Bangkok Post

Protecting rights of kids who protest

- Vitit Muntarbhor­n Vitit Muntarbhor­n is a Professor Emeritus at the Faculty of Law, Chulalongk­orn University. He was formerly UN Special Rapporteur on the Sale of Children and Chairperso­n of Thailand’s National Sub-committee on Child Rights.

One of the most disturbing issues in Thai society today is the number of children (under 18 years of age) who have been arrested and prosecuted for participat­ing in political demonstrat­ions. The most obvious incidents are the protests at Din Daeng intersecti­on during the past few months. Do children have the right to participat­e, especially from the angle of freedom of expression and freedom of peaceful assembly, and what are the parameters?

Children (indeed, all persons) are born with rights of freedom of expression and freedom of assembly. These rights are guaranteed not only by internatio­nal law but also national law — including the charter.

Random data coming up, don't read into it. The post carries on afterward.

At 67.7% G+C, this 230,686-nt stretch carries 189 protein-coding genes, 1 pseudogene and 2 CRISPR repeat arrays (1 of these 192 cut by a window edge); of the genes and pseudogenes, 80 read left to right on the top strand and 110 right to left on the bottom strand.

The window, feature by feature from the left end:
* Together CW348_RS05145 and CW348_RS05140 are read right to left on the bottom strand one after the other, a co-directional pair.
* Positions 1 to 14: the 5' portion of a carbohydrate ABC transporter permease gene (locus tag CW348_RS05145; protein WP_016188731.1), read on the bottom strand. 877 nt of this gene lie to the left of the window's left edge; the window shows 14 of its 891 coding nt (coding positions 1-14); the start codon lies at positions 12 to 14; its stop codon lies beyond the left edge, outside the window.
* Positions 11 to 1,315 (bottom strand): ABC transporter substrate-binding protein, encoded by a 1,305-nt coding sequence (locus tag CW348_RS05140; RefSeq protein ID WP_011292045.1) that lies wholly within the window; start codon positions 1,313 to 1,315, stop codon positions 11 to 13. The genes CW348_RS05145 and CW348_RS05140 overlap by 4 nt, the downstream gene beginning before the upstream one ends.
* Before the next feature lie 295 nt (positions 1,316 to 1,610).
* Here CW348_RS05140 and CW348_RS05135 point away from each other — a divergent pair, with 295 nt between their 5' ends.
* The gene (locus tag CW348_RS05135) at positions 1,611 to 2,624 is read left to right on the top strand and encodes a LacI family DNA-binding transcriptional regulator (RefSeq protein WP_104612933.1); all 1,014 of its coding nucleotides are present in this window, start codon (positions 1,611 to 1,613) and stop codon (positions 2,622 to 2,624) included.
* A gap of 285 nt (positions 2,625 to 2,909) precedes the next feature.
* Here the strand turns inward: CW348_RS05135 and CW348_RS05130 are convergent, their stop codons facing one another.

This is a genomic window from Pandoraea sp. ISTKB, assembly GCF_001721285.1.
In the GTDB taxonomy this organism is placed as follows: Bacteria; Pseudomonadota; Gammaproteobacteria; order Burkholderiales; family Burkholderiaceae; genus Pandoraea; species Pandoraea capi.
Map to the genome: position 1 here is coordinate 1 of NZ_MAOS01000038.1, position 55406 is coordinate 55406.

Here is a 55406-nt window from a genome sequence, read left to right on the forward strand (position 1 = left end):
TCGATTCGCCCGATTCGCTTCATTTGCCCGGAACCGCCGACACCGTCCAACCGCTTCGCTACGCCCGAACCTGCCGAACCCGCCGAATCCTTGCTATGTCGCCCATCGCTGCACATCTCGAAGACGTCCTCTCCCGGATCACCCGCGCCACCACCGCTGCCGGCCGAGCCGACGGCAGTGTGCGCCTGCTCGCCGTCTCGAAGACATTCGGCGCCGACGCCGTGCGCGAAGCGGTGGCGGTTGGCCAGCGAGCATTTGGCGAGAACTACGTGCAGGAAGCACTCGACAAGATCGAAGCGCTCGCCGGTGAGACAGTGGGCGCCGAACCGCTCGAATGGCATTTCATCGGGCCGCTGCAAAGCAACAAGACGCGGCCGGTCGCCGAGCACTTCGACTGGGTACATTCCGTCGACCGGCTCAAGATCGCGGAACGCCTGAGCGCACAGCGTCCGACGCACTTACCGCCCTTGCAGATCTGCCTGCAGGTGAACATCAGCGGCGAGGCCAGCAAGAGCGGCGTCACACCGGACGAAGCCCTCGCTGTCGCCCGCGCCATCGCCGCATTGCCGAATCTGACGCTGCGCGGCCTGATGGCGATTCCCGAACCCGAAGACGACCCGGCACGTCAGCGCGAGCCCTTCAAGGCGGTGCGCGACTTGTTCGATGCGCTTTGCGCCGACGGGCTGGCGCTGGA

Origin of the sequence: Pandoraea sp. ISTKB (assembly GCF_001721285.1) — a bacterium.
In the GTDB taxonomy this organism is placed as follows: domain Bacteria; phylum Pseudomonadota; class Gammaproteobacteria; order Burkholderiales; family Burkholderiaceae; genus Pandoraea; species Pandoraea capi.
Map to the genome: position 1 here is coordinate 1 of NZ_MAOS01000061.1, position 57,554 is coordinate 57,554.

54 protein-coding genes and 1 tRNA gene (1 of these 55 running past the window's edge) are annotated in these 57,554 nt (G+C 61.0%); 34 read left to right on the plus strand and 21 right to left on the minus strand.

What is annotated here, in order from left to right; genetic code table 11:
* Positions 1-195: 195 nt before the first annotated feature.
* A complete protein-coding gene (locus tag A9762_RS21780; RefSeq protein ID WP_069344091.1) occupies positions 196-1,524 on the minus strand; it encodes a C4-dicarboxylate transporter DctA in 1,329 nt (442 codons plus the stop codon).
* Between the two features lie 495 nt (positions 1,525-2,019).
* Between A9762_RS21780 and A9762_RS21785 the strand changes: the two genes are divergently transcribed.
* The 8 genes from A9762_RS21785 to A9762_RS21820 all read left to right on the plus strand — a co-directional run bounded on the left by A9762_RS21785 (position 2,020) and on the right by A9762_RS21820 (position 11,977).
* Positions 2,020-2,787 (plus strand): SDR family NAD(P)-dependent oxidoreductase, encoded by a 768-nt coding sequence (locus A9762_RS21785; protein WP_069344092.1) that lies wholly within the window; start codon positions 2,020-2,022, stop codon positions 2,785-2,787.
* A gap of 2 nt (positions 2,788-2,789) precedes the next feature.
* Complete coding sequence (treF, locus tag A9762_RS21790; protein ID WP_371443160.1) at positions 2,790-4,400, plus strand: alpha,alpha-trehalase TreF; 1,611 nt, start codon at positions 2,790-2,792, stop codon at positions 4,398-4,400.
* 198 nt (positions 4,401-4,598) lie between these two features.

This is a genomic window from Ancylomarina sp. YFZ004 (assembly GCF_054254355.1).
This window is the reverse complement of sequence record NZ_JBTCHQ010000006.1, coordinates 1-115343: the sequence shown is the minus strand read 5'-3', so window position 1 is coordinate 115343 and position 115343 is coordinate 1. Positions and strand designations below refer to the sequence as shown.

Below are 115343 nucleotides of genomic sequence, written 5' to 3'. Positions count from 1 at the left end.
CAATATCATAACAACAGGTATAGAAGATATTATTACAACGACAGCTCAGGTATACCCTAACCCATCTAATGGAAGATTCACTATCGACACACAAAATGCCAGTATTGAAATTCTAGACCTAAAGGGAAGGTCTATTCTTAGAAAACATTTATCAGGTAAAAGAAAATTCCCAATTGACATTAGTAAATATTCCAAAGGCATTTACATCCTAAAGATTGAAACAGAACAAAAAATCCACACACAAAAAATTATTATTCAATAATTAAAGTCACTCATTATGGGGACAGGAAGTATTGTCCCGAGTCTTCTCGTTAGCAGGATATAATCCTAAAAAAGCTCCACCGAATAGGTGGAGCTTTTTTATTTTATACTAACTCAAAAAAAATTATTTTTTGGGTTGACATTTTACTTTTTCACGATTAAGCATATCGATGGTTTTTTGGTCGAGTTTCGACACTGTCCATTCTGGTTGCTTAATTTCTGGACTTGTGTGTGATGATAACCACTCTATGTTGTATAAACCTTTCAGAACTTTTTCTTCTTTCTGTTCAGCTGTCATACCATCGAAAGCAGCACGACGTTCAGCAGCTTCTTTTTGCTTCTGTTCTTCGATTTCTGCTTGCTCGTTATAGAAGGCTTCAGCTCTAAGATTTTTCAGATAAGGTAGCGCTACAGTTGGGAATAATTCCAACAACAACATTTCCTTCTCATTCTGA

In this respect, much quoted and used legislatio­ns are the United Nations’ Convention on the Rights of the Child and the Internatio­nal Covenant on Civil and Political Rights (ICCPR). Various guidelines or “General Comments” (GC) — especially number 34 and number 37 from the monitoring body of the ICCPR’s Human Rights Committee have been used to interpret freedom of expression and freedom of assembly. Indeed, section 26 in the present constituti­on is resonant with the ICCPR’s GC 34 and GC 37.

Those rights neverthele­ss are not absolute and therefore subjected to be constraine­d under some circumstan­ces. For instance, under the treaties mentioned, the right to freedom of expression cannot be used to defame others; also it can be limited by reason of national security and public health. The same applies to the right to freedom of assembly which must be enjoyed peacefully, but subject to national security and public health too.